LONDON: A senior Indian-origin doctor on Monday called on the UK government to value overseas medical professionals, from countries like India, without which the state-funded National Health Service (NHS) would not survive.
Dr Chaand Nagpaul, chair of the British Medical Association (BMA), addressing thousands of medics from around the UK at the council’s annual conference in Brighton, warned that the NHS was being “run ragged” as it was “scandalously” starved of resources it desperately needs.
“Without its overseas medical workforce the NHS would not have survived a single day,” he said, welcoming recent UK Home Office changes to its Tier 2 visa policies to remove doctors and nurses from a monthly cap that was blocking their entry.
“The BMA campaigned tirelessly alongside others…which finally achieved the removal of the Tier 2 visa cap for doctors,” said Dr Nagpaul, holding it up as proof that “hostile political ideology” can be overcome with collective pressure.
The chair of the BMA, which functions as a union and professional body for medical professionals, also called for a culture change within the NHS to ensure that the system is seen as one that “positively welcomes and values” skilled overseas doctors.
“(They) come here to acquire specialist training, and in doing so provide the NHS with a vital service when we’re desperately short of doctors,” he said, adding that the BMA would be hosting a summit next month to tackle the issue of equal opportunity and removing “racial bias” in the NHS towards black and minority ethic (BME) doctors.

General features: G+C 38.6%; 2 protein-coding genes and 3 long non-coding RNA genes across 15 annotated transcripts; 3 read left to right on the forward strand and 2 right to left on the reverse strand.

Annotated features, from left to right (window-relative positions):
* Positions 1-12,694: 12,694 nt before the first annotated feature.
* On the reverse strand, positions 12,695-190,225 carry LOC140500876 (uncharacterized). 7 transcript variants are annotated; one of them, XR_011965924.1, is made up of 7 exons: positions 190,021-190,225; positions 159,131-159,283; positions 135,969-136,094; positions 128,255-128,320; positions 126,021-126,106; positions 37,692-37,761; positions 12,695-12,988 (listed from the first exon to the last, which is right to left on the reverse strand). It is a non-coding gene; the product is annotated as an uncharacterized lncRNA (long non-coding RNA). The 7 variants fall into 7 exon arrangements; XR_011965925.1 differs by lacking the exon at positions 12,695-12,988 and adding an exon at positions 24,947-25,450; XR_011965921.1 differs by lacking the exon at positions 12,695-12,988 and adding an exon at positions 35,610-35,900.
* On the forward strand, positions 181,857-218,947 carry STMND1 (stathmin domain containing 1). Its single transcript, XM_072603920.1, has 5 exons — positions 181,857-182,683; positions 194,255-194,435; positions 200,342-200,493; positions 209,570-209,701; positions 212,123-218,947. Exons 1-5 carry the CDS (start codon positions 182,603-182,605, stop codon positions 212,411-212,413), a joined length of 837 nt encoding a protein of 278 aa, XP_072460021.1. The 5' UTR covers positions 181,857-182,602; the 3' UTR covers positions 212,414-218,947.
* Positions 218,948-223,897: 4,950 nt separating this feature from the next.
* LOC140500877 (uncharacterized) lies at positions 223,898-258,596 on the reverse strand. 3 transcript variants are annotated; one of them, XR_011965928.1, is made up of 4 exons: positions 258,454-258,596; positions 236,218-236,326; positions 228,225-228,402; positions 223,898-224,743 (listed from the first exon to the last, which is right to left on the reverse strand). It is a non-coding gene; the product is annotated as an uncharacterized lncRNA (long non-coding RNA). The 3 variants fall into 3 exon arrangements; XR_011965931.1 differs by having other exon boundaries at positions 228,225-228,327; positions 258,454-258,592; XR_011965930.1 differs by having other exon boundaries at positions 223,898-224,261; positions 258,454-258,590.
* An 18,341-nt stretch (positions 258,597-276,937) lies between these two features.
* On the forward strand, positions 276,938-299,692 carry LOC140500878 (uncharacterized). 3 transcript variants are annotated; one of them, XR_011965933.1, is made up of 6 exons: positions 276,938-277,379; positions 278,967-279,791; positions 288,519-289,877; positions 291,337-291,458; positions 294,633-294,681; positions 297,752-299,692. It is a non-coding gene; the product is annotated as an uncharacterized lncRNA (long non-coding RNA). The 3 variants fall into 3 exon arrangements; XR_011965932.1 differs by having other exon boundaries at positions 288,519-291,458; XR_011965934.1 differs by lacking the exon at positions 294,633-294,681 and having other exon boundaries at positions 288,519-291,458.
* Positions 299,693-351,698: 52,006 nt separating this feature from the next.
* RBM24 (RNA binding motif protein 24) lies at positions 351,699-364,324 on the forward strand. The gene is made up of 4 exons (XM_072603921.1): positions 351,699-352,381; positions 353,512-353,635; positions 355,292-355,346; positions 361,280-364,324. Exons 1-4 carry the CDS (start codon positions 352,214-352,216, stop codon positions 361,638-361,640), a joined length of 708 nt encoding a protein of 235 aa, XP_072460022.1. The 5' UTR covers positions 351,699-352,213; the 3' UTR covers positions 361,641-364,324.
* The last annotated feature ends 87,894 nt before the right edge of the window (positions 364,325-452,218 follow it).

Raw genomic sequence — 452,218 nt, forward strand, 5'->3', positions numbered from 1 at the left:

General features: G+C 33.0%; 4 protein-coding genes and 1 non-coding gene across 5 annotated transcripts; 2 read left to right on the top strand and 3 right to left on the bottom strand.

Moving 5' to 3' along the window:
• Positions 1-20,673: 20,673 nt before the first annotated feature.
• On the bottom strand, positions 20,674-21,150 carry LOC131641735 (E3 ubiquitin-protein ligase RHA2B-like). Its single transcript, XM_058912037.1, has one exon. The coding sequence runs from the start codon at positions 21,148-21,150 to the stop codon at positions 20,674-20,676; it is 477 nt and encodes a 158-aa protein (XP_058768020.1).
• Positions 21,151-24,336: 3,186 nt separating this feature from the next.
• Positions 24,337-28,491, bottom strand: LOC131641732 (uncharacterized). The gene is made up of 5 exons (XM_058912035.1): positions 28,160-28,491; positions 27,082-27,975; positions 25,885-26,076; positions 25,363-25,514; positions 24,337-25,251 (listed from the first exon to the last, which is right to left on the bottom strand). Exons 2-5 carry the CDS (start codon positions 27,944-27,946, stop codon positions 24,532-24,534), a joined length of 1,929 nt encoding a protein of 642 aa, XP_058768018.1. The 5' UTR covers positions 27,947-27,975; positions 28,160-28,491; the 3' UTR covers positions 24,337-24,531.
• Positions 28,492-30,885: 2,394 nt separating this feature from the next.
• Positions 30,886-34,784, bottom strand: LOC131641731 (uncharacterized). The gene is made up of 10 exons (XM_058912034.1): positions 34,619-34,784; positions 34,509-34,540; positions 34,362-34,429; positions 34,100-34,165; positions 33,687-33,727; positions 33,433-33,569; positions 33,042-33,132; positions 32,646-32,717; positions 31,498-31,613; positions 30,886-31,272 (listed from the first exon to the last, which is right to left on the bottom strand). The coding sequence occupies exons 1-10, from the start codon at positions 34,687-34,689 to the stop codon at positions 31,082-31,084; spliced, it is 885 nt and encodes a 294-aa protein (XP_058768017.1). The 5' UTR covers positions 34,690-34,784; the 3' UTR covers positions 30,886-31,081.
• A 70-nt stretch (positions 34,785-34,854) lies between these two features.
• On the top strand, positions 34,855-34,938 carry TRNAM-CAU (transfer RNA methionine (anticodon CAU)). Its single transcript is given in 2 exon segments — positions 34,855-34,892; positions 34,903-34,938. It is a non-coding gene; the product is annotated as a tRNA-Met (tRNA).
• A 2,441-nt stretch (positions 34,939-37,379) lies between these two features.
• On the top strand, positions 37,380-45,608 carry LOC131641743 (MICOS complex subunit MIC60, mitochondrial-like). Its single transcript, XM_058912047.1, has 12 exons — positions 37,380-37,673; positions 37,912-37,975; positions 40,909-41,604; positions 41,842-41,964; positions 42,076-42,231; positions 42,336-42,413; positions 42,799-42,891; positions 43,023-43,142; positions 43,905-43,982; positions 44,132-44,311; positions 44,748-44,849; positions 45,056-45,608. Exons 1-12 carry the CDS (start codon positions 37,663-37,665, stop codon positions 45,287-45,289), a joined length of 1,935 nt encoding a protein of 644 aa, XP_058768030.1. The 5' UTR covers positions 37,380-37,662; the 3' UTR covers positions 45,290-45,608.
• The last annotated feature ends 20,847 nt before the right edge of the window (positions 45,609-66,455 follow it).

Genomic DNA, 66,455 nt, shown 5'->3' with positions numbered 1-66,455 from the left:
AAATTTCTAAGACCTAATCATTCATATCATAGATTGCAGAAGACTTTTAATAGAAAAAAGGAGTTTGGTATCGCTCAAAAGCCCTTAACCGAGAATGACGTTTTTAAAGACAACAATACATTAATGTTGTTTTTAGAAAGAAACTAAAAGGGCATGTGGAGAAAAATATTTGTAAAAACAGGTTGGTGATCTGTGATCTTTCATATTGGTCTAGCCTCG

His speech came as the UK prepares to mark the 70th anniversary of the National Health Service, which has attracted announcements by the government of additional funding and resources for the NHS.
However, Nagpaul warned that the additional funds fall way short of what the service requires.
“The NHS has been systematically and scandalously starved for years. It lacks doctors, it lacks nurses, it lacks beds. It’s not just the channel that separates us from our European neighbours but a vast funding gap equating to 35,000 hospital beds or 10,000 doctors. We’re being run ragged,” he said.
“The clear message to the health and social care secretary (Jeremy Hunt) who positions himself as the champion of patient safety is that the single greatest factor affecting safe care is chronic underfunding which has starved and paralysed the NHS of its ability to care,” he added.
His message at the start of the four-day BMA conference highlighted how some hospitals are now running at 100 per cent bed occupancy – despite safe limits being set at 85 per cent.
In reference to the government’s recent promise of a cash boost for the NHS, Nagpaul urged that it was crucial that the money is delivered to treat patients and attract and retain medical staff.